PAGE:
City of Toronto  

Living in TorontoDoing businessVisiting TorontoAccessing City Hall
All news releases
Last 30 days
By month
Archived news release by year
  2012 - 2011 - 2010
  2009 - 2008 - 2007
  2006 - 2005 - 2004
  2003 - 2002 - 2001
  2000 - 1999 - 1998
RSS identifier linked to feed RSS
June 26, 2006
Toronto Fire invites residents to step into history
Three years before Orville and Wilbur Wright made their historic flight at Kitty Hawk, Buffalo’s fireboat, currently named the Edward M. Cotter, began its 100-plus years of service to the City of Buffalo, and its fire department. The Cotter will visit Toronto next week on its farewell tour.

On Tuesday, June 27, residents and visitors will have an opportunity to see the Cotter up close, and in the evening Toronto Fire will host a public event. Highlights include: the Canadian Forces 424 Squadron’s Hercules and Griffons aerial show, a Search and Rescue technician drop and extrication, a water display by both the Cotter and Toronto Fire Services’s William Lyon MacKenzie, and a fireworks display.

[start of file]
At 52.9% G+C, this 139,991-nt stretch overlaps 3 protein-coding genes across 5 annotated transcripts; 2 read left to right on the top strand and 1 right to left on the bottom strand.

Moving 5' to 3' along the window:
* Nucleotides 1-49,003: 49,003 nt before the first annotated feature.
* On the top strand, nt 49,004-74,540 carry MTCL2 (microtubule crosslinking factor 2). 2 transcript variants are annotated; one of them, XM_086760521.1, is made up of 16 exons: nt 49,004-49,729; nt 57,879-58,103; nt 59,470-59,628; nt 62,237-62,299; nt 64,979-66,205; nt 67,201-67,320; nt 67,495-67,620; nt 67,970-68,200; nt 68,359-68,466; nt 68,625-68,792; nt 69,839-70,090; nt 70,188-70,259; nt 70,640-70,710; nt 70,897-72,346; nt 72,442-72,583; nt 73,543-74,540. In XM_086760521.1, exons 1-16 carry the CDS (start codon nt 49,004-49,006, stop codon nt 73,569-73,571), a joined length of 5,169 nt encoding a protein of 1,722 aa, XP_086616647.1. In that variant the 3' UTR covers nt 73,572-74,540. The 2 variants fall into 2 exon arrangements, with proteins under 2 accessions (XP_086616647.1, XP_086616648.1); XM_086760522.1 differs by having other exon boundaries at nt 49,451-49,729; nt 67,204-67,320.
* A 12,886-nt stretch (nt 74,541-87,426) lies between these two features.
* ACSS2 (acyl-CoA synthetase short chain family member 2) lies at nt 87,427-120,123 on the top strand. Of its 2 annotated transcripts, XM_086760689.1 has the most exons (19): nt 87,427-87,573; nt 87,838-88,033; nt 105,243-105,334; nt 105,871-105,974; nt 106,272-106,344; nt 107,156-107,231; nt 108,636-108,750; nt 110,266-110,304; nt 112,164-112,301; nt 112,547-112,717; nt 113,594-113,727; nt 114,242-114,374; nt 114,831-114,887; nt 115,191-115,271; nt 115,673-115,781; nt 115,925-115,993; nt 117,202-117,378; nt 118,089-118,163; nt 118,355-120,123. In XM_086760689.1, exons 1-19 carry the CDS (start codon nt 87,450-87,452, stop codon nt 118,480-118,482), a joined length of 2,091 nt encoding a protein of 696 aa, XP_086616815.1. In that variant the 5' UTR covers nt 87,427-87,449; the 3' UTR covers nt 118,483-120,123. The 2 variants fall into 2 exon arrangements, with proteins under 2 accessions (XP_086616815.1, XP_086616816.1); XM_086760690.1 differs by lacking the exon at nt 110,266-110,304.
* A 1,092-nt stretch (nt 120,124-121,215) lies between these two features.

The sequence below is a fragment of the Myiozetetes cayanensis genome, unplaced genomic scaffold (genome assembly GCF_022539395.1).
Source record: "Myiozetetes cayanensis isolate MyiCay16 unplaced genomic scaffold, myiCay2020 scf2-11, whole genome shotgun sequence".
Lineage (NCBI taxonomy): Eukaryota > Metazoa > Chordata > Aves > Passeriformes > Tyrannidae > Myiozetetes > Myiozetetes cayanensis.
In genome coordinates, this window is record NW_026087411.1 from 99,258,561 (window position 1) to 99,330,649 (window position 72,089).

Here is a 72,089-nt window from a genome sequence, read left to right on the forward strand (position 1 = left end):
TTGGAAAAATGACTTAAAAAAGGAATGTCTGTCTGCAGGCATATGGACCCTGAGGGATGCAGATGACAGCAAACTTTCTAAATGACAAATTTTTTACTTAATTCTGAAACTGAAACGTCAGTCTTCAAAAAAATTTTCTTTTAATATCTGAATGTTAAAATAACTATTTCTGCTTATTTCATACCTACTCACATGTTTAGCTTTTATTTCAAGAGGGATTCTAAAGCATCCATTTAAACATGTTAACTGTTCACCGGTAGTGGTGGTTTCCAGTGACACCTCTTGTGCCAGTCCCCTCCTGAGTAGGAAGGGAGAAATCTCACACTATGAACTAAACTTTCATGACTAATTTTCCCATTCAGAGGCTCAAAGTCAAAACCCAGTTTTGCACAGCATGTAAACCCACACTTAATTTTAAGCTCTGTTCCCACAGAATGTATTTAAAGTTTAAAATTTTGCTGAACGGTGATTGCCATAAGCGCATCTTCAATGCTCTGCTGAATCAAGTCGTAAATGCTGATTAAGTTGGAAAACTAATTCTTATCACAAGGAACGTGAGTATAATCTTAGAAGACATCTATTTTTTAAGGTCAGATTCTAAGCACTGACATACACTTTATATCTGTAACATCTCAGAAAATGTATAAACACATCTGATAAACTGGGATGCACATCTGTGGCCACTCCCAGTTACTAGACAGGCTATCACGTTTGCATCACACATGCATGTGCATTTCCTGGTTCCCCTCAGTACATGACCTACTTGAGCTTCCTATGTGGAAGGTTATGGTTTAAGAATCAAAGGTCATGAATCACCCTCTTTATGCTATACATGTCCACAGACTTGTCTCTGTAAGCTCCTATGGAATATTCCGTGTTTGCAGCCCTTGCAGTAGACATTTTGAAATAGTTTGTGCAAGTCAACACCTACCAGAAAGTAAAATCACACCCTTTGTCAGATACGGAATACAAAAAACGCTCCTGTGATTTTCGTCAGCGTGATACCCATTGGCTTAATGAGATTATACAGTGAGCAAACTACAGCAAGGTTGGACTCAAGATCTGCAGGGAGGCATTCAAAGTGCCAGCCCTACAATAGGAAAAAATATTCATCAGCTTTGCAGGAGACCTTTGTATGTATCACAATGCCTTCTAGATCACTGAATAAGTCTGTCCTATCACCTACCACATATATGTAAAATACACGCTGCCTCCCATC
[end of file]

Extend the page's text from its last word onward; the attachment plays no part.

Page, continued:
Date: Tuesday, June 27
Time: 7 p.m.
Location: Pier 4 (near Toronto Police Marine Unit)

Members of the public are invited to join us on this historic occasion. Come out and support the Canadian Forces, Toronto Fire Services and Toronto Police Services.

Built and commissioned during an era when Buffalo’s waterfront and port were booming, the Cotter has been an invaluable asset to fire protection for the numerous warehouses, grain elevators and other facilities that line Buffalo’s shores. Many of these structures pose unique challenges for firefighters and would be difficult, if not impossible, to reach using conventional land equipment. With its pumping capacity equal to that of 11 firetrucks, the Cotter’s importance is immeasurable.

In addition to its firefighting capabilities, the Cotter serves another critical role as the city’s sole ice-breaking resource. By breaking up ice jams in the Buffalo River the water and ice in its upstream tributaries can flow freely, helping to prevent flooding – not only in Buffalo, but in neighbouring communities as well.

As the world’s oldest working fireboat, the Cotter has borne three names, survived a devastating explosion and stands ready to protect our vessels and shorelines for many more years to come.

In 1996, the Edward M. Cotter was designated a National Historic Landmark.

Media contact:

Captain David Sheen
Toronto Fire Services
416-578-4316 (cell)
416-468-9978 (pager)



Toronto maps | Get involved | Toronto links
© City of Toronto 1998-2019